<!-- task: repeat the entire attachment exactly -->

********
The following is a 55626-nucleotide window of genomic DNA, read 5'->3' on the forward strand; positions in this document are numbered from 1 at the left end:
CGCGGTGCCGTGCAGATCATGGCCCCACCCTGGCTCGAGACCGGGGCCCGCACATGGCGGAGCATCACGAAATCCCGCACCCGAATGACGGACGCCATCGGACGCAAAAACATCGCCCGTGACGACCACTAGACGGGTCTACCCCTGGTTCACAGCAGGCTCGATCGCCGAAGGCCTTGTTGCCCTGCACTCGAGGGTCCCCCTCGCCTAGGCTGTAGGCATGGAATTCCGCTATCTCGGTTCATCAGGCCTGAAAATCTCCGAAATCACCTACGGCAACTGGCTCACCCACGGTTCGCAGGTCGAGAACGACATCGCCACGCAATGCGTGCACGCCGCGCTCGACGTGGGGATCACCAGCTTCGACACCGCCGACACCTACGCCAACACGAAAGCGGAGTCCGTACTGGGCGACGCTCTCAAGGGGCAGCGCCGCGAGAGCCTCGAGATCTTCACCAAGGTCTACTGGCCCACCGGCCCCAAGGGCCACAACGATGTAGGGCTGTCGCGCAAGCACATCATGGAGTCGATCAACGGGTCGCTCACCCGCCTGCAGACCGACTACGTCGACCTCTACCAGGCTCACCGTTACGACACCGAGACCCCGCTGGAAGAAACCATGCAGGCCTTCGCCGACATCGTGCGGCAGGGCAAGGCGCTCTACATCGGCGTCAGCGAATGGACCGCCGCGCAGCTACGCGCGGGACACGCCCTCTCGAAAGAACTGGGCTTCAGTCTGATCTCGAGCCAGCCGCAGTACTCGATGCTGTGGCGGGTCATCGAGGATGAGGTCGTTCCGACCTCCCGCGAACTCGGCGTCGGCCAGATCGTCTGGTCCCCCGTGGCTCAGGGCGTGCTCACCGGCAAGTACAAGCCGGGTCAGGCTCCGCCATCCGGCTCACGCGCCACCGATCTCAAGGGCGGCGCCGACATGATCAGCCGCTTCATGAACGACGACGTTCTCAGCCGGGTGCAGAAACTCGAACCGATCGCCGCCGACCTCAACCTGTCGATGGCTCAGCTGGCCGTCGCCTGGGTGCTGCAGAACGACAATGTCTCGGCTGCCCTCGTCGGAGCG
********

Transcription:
The following is a 55626-nucleotide window of genomic DNA, read 5'->3' on the forward strand; positions in this document are numbered from 1 at the left end:
CGCGGTGCCGTGCAGATCATGGCCCCACCCTGGCTCGAGACCGGGGCCCGCACATGGCGGAGCATCACGAAATCCCGCACCCGAATGACGGACGCCATCGGACGCAAAAACATCGCCCGTGACGACCACTAGACGGGTCTACCCCTGGTTCACAGCAGGCTCGATCGCCGAAGGCCTTGTTGCCCTGCACTCGAGGGTCCCCCTCGCCTAGGCTGTAGGCATGGAATTCCGCTATCTCGGTTCATCAGGCCTGAAAATCTCCGAAATCACCTACGGCAACTGGCTCACCCACGGTTCGCAGGTCGAGAACGACATCGCCACGCAATGCGTGCACGCCGCGCTCGACGTGGGGATCACCAGCTTCGACACCGCCGACACCTACGCCAACACGAAAGCGGAGTCCGTACTGGGCGACGCTCTCAAGGGGCAGCGCCGCGAGAGCCTCGAGATCTTCACCAAGGTCTACTGGCCCACCGGCCCCAAGGGCCACAACGATGTAGGGCTGTCGCGCAAGCACATCATGGAGTCGATCAACGGGTCGCTCACCCGCCTGCAGACCGACTACGTCGACCTCTACCAGGCTCACCGTTACGACACCGAGACCCCGCTGGAAGAAACCATGCAGGCCTTCGCCGACATCGTGCGGCAGGGCAAGGCGCTCTACATCGGCGTCAGCGAATGGACCGCCGCGCAGCTACGCGCGGGACACGCCCTCTCGAAAGAACTGGGCTTCAGTCTGATCTCGAGCCAGCCGCAGTACTCGATGCTGTGGCGGGTCATCGAGGATGAGGTCGTTCCGACCTCCCGCGAACTCGGCGTCGGCCAGATCGTCTGGTCCCCCGTGGCTCAGGGCGTGCTCACCGGCAAGTACAAGCCGGGTCAGGCTCCGCCATCCGGCTCACGCGCCACCGATCTCAAGGGCGGCGCCGACATGATCAGCCGCTTCATGAACGACGACGTTCTCAGCCGGGTGCAGAAACTCGAACCGATCGCCGCCGACCTCAACCTGTCGATGGCTCAGCTGGCCGTCGCCTGGGTGCTGCAGAACGACAATGTCTCGGCTGCCCTCGTCGGAGCG